I think Tyrion suffers a little from these cuts as, despite Peter Dinklage’s riveting performance, the extent of his shrewdness in the face of all manner of machinations isn’t quite so involved. That said, much the economising is no doubt to the overall benefit of the storytelling. Even if it has the knock-on of, perversely, exposing how little actually happens in some of the subplots. Daenerys does practically nothing until the final episode which, like the first season, ends with her dragons doing some impressive business (I’m sincerely grateful the even longer wandering about the desert of the book didn’t make it to screen). Jon Snow is trekking the wilds and doesn’t really do much of note (other than getting some fellow Night’s Watchmen killed); it’s left to Samwell to see the really impressive sights (again, in the final episode). And Robb does bugger all, apart from falling in love.

I’m not saying that their storylines aren’t involving, but paring them down to their elements exposes just how much fat there is. Ironically, the most dramatic subplots concern the least engaging characters, with one (maybe two) exception. In contrast to most plotlines in most shows involving kids, Arya has been one of the most consistently engaging characters – helped considerably by a terrific performance from Maisie Williams. Removing the starter pre-amble and advancing her to the main course of waiting on Tywin (Charles Dance, really coming into his own this season) and allowing us to see more of Jaqen H’ghar (Tom Wiaschiha, effortlessly charismatic and leaving you wanting more) creates the sense of plot progression even if, practically, her thread is fixed in one location.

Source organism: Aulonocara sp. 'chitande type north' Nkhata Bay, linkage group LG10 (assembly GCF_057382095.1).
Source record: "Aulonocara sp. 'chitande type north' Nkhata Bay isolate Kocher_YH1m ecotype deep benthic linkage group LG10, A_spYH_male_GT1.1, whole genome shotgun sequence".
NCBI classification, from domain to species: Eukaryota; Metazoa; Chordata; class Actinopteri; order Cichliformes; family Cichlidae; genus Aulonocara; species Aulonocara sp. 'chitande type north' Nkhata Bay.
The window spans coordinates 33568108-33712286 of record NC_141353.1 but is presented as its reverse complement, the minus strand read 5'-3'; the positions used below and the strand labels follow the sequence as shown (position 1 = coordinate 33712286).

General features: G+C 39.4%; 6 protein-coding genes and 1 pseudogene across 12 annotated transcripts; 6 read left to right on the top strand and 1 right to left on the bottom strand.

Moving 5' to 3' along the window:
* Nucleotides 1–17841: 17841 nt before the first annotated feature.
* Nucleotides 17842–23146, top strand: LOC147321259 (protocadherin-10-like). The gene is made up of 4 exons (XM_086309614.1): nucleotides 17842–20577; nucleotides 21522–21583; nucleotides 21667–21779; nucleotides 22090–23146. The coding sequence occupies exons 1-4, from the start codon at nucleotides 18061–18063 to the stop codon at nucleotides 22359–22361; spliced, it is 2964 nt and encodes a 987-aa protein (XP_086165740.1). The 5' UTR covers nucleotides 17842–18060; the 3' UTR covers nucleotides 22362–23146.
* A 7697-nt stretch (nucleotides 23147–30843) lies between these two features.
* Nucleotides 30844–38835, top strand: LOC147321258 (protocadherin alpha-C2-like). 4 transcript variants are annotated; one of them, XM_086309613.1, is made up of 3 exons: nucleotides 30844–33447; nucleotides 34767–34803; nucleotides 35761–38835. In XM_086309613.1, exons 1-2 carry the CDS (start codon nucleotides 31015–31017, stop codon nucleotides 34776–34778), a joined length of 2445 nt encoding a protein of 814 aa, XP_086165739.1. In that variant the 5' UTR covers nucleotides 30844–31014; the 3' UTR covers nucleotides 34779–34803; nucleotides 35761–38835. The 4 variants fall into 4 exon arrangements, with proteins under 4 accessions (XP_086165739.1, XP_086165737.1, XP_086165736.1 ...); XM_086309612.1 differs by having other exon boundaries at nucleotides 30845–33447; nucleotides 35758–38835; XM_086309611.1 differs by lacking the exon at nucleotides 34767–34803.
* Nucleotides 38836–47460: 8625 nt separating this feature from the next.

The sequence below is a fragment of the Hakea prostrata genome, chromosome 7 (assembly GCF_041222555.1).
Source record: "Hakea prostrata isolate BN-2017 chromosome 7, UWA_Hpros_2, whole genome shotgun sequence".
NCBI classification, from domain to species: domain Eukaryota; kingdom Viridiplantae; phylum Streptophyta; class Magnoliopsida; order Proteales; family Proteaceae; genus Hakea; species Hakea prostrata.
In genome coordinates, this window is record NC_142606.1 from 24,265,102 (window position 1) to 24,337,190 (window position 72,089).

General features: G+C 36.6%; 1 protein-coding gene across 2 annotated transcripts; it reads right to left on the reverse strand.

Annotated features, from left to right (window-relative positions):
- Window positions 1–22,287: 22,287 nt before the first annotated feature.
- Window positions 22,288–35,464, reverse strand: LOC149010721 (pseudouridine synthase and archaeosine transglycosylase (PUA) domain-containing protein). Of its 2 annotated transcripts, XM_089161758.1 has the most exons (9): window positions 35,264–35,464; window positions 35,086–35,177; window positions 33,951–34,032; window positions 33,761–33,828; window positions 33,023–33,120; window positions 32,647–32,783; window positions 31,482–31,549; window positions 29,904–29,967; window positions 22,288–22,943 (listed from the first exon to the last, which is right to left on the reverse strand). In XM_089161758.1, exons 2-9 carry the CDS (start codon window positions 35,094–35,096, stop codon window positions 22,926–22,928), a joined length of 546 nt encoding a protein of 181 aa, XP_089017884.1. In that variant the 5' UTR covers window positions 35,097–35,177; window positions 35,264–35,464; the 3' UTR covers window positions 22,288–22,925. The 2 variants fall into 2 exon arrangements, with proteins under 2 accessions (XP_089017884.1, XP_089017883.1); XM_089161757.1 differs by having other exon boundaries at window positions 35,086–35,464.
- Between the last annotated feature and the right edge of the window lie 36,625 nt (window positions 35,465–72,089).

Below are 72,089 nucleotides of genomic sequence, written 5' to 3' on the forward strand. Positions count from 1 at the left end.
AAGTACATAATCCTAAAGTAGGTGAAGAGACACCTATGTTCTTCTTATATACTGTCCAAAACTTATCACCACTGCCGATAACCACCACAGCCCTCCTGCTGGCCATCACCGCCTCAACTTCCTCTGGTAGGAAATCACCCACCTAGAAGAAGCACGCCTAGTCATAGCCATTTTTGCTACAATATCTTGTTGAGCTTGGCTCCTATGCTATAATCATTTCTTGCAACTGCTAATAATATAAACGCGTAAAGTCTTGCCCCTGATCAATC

Of the unengaging characters, I’m thinking of the wretched Theon (Alfie Allen, fearlessly delivering a prime slice of egotistical fool) and his desire to curry favour with his disdainful father (the marvellous Patrick Malahide), dispute with his sister Yara (Gemma Whelan, whose mockery of her brother provides a mirror to that of Jon by Rose Leslie’s Ygritte), and bid for glory that goes spectacularly wrong. Then there is Stannis, whom Stephen Dillane personifies with a studied lack of warmth that makes it entirely understandable why Robert did not favour him. Good as he, and Liam Cunningham as Ser Davos, are, it is down to sorceress Melisandre (Carice van Houten) that the scenes concerning the King in the Narrow Sea are involving. I have the same problems with the Theon and Davos chapters in the novel, admittedly.